The liquidation preference is a protection mechanism granted to the investors that limits their investment risk into the company.
In the event of a company exit - buyout, IPO, bankruptcy proceedings - the liquidation preference clause allows to distribute the proceeds in priority to the investors before the other shareholders of the company, allowing them to get (up to) their investment back.
What types of liquidation preference mechanism exist on the market?
- x1 non-participating (market standard):
If the amounts distributed are lower than the amount invested by the investors, the latter are then served in priority up to the amount they have invested in the company (x1) and then the balance will be distributed only among the other shareholders (non-participating).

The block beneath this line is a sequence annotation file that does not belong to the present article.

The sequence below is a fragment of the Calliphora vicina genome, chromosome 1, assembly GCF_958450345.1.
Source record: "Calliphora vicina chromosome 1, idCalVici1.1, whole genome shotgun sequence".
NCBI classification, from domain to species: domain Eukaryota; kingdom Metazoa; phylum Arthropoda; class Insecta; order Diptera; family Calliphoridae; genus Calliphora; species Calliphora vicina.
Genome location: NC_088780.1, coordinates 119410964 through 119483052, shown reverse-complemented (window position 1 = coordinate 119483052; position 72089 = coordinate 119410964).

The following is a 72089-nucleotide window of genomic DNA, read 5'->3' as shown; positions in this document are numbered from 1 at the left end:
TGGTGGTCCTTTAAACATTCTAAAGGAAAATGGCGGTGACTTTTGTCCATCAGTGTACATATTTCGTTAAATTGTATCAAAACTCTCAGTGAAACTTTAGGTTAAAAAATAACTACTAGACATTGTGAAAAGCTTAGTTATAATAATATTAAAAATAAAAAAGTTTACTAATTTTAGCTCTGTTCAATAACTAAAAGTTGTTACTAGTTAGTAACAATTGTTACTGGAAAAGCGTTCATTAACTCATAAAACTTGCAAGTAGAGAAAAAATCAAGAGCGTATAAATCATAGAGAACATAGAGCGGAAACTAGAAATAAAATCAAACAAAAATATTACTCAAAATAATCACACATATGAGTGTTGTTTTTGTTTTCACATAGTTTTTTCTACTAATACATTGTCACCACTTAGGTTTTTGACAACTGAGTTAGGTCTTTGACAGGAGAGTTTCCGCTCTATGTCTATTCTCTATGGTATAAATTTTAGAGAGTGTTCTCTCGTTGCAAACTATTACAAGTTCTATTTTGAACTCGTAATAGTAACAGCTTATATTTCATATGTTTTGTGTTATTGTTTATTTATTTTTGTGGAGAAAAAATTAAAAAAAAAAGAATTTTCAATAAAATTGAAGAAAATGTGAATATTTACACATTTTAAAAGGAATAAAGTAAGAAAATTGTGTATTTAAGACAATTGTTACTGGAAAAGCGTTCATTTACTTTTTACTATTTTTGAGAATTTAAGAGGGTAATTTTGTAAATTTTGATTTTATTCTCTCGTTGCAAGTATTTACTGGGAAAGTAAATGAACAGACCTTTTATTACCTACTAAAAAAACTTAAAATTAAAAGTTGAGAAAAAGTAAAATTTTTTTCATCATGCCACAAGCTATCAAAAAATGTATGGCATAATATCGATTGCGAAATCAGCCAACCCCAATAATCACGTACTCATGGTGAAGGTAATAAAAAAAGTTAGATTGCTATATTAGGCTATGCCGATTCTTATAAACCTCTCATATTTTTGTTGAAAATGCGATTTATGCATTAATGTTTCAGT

- x1 participating:
Once their initial investment has been recovered in priority, the investors can also receive the rest of the distributed proceeds, alongside the other shareholders (participating).
From a legal perspective, this mechanism detailed in the shareholders' agreement works through the issuance of new preferred shares to the investors, allowing them to be reimbursed in priority (up to their initial investment) before the other shareholders holding ordinary shares.
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